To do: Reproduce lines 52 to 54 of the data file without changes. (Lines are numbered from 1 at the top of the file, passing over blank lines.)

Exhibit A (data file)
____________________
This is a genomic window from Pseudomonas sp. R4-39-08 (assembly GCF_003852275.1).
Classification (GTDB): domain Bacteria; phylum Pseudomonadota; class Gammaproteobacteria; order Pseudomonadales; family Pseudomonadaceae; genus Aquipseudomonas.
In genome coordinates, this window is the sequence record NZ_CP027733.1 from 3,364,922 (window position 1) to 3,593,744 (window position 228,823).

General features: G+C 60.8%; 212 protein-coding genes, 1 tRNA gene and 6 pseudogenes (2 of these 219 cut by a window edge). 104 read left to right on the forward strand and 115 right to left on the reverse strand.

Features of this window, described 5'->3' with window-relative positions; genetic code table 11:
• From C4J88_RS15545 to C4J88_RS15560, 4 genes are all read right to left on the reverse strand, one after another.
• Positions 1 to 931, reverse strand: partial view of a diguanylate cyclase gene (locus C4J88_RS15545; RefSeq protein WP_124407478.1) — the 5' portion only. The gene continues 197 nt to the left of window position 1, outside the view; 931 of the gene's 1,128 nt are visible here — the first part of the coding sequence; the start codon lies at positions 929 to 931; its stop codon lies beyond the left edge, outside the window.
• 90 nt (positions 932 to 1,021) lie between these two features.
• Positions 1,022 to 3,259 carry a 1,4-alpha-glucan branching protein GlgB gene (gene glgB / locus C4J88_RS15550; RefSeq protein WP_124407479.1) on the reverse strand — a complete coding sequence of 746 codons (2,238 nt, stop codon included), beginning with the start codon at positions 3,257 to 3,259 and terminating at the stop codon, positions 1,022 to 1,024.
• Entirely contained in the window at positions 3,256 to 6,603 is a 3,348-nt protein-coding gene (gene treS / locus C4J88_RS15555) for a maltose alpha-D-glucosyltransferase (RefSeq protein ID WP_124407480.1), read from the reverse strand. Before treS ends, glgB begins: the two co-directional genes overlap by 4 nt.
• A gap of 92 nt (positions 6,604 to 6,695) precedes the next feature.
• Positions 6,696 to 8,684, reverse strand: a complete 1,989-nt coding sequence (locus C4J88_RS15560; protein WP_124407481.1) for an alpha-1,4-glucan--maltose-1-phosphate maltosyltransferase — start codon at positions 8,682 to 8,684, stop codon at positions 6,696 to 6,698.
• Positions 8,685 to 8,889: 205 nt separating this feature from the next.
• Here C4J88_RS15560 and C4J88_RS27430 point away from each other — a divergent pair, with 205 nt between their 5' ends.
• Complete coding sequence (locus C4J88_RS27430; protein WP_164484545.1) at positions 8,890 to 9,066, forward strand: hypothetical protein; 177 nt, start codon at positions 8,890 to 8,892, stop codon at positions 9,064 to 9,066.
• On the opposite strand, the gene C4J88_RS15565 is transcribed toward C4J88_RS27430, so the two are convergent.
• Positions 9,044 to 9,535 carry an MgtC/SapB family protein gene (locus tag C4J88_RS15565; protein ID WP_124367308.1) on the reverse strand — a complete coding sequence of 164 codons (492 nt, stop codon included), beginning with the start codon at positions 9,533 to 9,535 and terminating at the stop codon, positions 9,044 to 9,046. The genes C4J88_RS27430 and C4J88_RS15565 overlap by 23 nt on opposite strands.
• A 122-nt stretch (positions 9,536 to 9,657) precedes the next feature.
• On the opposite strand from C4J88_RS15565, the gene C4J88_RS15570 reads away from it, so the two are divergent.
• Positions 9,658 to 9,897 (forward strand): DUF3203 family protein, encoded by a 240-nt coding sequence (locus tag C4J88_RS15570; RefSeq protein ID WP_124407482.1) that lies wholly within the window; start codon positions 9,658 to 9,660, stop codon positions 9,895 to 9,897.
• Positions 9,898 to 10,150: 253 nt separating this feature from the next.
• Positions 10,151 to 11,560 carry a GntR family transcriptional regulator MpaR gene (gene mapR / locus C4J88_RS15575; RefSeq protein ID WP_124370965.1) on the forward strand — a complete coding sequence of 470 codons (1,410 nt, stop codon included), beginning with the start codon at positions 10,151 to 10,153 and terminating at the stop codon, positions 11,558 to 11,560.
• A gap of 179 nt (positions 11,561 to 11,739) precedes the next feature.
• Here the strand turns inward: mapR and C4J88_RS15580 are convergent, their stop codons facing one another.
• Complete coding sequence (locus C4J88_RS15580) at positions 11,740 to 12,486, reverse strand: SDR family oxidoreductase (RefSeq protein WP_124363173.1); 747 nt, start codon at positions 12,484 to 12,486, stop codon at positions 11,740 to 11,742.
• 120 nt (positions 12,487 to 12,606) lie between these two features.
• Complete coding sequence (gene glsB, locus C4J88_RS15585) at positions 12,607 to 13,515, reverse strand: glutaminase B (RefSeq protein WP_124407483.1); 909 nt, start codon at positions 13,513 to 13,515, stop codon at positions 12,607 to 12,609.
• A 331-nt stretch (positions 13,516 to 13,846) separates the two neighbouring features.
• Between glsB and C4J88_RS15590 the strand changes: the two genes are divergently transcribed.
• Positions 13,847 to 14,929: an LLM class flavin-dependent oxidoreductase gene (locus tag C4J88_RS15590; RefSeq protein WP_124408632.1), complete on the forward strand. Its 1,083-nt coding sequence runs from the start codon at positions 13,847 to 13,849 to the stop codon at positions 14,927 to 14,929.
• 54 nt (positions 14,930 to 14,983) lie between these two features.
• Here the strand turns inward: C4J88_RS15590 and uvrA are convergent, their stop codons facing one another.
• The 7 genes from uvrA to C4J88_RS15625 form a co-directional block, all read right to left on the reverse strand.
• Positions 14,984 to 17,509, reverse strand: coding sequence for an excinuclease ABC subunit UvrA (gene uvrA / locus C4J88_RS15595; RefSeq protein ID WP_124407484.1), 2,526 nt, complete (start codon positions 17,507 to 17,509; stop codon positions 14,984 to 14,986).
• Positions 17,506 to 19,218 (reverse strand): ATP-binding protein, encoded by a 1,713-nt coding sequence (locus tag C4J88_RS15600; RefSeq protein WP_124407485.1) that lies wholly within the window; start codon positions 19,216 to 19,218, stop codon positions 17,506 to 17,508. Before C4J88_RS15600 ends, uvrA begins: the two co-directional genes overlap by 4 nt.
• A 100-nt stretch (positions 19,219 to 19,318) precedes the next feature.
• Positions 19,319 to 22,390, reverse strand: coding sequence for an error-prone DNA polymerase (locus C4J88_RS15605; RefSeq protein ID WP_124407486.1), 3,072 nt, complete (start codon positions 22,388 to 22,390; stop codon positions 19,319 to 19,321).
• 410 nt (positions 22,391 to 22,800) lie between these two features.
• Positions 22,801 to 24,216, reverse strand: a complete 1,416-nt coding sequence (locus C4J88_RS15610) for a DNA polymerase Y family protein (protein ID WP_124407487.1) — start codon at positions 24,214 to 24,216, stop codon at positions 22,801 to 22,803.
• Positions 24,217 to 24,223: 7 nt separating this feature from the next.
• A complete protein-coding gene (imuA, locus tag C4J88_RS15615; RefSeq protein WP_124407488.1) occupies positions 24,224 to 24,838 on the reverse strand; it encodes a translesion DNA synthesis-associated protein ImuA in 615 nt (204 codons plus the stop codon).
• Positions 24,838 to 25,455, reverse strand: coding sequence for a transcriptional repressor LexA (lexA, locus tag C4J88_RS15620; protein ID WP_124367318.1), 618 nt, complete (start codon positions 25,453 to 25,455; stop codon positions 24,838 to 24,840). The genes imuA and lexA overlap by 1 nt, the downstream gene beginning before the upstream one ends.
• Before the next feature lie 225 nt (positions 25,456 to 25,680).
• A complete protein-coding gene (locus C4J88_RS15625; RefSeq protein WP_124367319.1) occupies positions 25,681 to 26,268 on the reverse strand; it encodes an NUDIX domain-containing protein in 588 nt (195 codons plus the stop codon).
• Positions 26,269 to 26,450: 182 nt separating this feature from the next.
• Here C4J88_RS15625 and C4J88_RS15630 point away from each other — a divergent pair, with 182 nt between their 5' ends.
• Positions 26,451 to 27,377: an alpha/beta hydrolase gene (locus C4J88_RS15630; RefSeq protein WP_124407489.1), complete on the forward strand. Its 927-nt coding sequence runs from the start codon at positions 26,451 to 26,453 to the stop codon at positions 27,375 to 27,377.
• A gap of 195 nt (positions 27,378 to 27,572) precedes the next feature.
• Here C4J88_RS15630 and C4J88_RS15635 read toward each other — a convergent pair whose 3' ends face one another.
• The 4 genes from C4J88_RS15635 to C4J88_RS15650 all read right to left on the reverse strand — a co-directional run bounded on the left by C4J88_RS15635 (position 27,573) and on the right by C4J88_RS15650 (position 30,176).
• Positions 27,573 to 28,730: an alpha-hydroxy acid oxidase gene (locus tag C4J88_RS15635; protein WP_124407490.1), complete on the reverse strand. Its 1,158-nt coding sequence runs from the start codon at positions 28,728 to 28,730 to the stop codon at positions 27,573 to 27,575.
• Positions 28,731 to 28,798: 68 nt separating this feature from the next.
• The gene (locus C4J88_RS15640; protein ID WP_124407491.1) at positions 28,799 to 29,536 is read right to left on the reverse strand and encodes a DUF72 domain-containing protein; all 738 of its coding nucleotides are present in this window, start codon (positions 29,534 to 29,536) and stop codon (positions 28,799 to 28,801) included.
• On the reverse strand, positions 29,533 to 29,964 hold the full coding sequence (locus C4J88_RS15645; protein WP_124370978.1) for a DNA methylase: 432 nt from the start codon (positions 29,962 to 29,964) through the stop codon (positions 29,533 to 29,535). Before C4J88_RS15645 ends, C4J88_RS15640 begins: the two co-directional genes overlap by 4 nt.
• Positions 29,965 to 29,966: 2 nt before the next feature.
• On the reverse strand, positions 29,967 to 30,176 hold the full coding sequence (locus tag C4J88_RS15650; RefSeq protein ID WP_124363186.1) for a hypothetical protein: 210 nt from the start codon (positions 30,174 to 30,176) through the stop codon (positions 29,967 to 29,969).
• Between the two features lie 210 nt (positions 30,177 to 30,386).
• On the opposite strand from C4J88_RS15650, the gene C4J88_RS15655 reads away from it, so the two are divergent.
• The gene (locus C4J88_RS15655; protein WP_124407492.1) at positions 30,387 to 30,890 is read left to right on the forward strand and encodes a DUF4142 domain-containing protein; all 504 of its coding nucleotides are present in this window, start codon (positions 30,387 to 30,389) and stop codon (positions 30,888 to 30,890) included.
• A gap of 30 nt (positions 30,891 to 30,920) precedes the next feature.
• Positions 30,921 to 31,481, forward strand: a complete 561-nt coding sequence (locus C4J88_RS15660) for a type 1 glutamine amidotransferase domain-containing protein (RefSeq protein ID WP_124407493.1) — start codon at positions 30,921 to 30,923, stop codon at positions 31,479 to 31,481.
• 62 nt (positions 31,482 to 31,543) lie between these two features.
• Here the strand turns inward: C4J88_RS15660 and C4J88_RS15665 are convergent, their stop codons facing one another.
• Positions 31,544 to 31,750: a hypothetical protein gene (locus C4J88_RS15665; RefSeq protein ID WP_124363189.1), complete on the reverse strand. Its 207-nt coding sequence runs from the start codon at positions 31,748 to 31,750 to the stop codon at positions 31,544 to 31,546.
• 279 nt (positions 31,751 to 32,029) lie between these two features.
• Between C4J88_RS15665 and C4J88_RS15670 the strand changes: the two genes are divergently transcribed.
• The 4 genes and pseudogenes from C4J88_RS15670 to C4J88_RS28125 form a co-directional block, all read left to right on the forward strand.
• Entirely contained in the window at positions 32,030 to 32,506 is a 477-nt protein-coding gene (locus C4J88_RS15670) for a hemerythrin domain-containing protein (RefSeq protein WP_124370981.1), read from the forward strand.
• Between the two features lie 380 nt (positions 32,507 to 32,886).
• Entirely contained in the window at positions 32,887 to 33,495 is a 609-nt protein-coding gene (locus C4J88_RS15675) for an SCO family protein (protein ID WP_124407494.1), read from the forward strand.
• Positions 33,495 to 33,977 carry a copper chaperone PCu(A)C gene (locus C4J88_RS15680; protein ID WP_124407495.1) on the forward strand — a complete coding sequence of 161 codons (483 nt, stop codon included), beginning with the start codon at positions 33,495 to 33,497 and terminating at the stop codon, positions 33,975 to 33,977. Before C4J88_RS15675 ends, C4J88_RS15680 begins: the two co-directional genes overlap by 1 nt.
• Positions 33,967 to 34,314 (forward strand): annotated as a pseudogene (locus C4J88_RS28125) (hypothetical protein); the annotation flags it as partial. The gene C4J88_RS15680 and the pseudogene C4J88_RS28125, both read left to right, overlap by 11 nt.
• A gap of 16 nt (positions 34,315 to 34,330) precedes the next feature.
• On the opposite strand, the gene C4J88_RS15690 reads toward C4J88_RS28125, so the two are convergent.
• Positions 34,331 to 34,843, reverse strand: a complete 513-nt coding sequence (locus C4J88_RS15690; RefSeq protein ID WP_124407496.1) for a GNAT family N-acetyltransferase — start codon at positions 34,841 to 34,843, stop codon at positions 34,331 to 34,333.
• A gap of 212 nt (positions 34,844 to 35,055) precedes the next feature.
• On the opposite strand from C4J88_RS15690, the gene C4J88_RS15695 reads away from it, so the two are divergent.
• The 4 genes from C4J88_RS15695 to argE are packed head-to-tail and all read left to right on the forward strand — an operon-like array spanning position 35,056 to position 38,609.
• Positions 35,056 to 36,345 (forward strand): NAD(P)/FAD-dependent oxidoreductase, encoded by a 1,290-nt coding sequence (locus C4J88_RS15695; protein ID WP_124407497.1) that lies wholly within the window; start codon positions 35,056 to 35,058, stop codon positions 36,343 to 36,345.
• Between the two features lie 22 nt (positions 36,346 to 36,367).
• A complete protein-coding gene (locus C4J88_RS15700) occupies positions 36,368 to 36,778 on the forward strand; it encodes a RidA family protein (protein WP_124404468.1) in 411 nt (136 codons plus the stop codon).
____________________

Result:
• Positions 28,731 to 28,798: 68 nt separating this feature from the next.
• The gene (locus C4J88_RS15640; protein ID WP_124407491.1) at positions 28,799 to 29,536 is read right to left on the reverse strand and encodes a DUF72 domain-containing protein; all 738 of its coding nucleotides are present in this window, start codon (positions 29,534 to 29,536) and stop codon (positions 28,799 to 28,801) included.
• On the reverse strand, positions 29,533 to 29,964 hold the full coding sequence (locus C4J88_RS15645; protein WP_124370978.1) for a DNA methylase: 432 nt from the start codon (positions 29,962 to 29,964) through the stop codon (positions 29,533 to 29,535). Before C4J88_RS15645 ends, C4J88_RS15640 begins: the two co-directional genes overlap by 4 nt.